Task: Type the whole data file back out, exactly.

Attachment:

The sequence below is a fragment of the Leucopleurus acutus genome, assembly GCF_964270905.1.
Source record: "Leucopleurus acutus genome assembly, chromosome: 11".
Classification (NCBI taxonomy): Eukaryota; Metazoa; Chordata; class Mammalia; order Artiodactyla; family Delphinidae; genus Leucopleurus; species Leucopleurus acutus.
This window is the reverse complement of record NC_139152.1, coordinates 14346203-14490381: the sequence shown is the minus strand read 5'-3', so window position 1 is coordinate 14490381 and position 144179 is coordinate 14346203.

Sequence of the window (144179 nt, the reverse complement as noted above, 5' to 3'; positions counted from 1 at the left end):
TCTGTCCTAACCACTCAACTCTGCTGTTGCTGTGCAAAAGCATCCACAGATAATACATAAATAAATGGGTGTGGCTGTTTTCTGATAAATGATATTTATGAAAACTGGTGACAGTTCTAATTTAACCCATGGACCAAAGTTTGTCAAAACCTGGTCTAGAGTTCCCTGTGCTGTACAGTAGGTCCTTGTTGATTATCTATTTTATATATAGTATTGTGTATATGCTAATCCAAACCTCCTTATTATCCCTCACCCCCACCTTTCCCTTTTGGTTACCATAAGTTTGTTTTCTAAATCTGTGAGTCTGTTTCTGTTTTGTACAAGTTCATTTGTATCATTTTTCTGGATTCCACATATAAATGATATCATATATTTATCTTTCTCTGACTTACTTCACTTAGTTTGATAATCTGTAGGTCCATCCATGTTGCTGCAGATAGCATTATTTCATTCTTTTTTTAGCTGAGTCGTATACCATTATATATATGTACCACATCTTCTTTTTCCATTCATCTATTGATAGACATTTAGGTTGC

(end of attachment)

The sequence below is a fragment of the Leucopleurus acutus genome, assembly GCF_964270905.1.
Source record: "Leucopleurus acutus genome assembly, chromosome: 11".
Classification (NCBI taxonomy): Eukaryota; Metazoa; Chordata; class Mammalia; order Artiodactyla; family Delphinidae; genus Leucopleurus; species Leucopleurus acutus.
This window is the reverse complement of record NC_139152.1, coordinates 14346203-14490381: the sequence shown is the minus strand read 5'-3', so window position 1 is coordinate 14490381 and position 144179 is coordinate 14346203.

Sequence of the window (144179 nt, the reverse complement as noted above, 5' to 3'; positions counted from 1 at the left end):
TCTGTCCTAACCACTCAACTCTGCTGTTGCTGTGCAAAAGCATCCACAGATAATACATAAATAAATGGGTGTGGCTGTTTTCTGATAAATGATATTTATGAAAACTGGTGACAGTTCTAATTTAACCCATGGACCAAAGTTTGTCAAAACCTGGTCTAGAGTTCCCTGTGCTGTACAGTAGGTCCTTGTTGATTATCTATTTTATATATAGTATTGTGTATATGCTAATCCAAACCTCCTTATTATCCCTCACCCCCACCTTTCCCTTTTGGTTACCATAAGTTTGTTTTCTAAATCTGTGAGTCTGTTTCTGTTTTGTACAAGTTCATTTGTATCATTTTTCTGGATTCCACATATAAATGATATCATATATTTATCTTTCTCTGACTTACTTCACTTAGTTTGATAATCTGTAGGTCCATCCATGTTGCTGCAGATAGCATTATTTCATTCTTTTTTTAGCTGAGTCGTATACCATTATATATATGTACCACATCTTCTTTTTCCATTCATCTATTGATAGACATTTAGGTTGC